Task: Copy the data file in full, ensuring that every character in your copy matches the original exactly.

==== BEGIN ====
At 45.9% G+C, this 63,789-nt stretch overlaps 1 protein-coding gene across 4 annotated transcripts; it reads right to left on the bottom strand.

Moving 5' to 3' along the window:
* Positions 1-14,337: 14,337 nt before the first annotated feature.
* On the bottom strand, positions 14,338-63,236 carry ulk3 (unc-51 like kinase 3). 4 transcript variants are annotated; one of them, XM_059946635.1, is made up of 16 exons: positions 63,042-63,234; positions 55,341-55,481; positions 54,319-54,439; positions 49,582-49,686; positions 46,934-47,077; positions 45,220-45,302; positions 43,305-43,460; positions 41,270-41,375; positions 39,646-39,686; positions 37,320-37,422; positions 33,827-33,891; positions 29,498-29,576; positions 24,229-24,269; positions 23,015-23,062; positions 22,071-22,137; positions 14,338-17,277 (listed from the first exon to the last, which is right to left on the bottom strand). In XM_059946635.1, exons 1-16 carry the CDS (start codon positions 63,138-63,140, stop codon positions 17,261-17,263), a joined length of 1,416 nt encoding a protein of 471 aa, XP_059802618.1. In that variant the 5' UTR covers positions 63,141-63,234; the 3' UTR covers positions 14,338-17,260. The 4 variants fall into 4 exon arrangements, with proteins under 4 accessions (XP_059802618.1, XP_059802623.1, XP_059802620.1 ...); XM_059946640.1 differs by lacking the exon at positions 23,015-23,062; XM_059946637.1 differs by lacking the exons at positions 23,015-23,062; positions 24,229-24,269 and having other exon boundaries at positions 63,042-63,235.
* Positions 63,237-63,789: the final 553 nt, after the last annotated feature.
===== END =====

At 45.9% G+C, this 63,789-nt stretch overlaps 1 protein-coding gene across 4 annotated transcripts; it reads right to left on the bottom strand.

Moving 5' to 3' along the window:
* Positions 1-14,337: 14,337 nt before the first annotated feature.
* On the bottom strand, positions 14,338-63,236 carry ulk3 (unc-51 like kinase 3). 4 transcript variants are annotated; one of them, XM_059946635.1, is made up of 16 exons: positions 63,042-63,234; positions 55,341-55,481; positions 54,319-54,439; positions 49,582-49,686; positions 46,934-47,077; positions 45,220-45,302; positions 43,305-43,460; positions 41,270-41,375; positions 39,646-39,686; positions 37,320-37,422; positions 33,827-33,891; positions 29,498-29,576; positions 24,229-24,269; positions 23,015-23,062; positions 22,071-22,137; positions 14,338-17,277 (listed from the first exon to the last, which is right to left on the bottom strand). In XM_059946635.1, exons 1-16 carry the CDS (start codon positions 63,138-63,140, stop codon positions 17,261-17,263), a joined length of 1,416 nt encoding a protein of 471 aa, XP_059802618.1. In that variant the 5' UTR covers positions 63,141-63,234; the 3' UTR covers positions 14,338-17,260. The 4 variants fall into 4 exon arrangements, with proteins under 4 accessions (XP_059802618.1, XP_059802623.1, XP_059802620.1 ...); XM_059946640.1 differs by lacking the exon at positions 23,015-23,062; XM_059946637.1 differs by lacking the exons at positions 23,015-23,062; positions 24,229-24,269 and having other exon boundaries at positions 63,042-63,235.
* Positions 63,237-63,789: the final 553 nt, after the last annotated feature.